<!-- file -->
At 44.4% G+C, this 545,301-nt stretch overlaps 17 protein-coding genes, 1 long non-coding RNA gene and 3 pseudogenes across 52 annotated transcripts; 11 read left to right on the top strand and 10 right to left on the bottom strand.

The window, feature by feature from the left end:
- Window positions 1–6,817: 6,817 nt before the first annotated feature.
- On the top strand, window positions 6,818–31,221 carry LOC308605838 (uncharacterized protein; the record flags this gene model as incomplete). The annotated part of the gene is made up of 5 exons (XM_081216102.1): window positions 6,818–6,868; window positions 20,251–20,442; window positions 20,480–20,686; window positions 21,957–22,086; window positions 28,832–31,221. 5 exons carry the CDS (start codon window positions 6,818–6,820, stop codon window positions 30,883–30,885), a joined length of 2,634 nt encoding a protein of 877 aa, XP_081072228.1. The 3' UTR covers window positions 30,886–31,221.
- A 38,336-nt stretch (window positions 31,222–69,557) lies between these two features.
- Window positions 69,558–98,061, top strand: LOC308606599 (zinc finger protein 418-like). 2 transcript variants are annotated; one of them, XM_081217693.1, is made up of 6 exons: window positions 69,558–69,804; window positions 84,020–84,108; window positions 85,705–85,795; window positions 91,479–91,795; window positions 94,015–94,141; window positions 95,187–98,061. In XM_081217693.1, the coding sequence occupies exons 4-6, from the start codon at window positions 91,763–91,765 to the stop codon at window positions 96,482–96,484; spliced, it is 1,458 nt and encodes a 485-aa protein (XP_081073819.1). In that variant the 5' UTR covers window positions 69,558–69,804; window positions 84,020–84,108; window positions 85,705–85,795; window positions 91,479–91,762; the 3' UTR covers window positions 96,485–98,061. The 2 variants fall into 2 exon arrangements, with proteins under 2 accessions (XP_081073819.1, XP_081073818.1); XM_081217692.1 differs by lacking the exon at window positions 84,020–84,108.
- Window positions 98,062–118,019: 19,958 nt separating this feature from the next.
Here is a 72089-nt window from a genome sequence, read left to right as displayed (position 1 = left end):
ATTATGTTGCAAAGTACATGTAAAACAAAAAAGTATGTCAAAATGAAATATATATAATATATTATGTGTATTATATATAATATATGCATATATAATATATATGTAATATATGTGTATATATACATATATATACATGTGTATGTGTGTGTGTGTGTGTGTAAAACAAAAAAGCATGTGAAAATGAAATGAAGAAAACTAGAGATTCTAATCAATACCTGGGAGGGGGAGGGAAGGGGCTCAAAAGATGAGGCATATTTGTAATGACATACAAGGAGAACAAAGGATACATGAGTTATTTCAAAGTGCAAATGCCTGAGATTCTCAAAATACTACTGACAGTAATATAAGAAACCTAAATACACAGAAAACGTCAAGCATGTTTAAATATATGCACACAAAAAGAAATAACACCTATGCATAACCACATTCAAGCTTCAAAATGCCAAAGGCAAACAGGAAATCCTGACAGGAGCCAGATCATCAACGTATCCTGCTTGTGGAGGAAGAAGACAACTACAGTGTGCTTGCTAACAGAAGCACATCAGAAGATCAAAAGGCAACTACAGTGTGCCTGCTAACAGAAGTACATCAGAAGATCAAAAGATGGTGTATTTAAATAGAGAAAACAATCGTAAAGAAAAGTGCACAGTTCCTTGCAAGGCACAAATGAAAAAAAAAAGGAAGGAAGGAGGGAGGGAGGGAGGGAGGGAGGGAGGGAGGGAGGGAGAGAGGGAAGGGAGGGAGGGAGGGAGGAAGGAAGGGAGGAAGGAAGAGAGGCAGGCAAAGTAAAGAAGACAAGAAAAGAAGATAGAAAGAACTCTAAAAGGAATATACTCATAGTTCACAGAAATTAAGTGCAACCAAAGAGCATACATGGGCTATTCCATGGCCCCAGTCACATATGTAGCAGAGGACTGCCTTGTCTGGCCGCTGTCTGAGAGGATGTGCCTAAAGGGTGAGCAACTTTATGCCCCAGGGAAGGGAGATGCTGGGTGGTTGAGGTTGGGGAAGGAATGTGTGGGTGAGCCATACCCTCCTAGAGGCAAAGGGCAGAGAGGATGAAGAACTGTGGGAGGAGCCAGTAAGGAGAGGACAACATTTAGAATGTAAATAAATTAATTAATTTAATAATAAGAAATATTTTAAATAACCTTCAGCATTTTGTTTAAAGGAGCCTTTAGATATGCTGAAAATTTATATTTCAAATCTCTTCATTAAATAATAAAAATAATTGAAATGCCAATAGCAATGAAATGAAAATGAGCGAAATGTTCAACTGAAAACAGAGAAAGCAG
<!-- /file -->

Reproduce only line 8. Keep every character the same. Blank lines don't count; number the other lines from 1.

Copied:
Here is a 72089-nt window from a genome sequence, read left to right as displayed (position 1 = left end):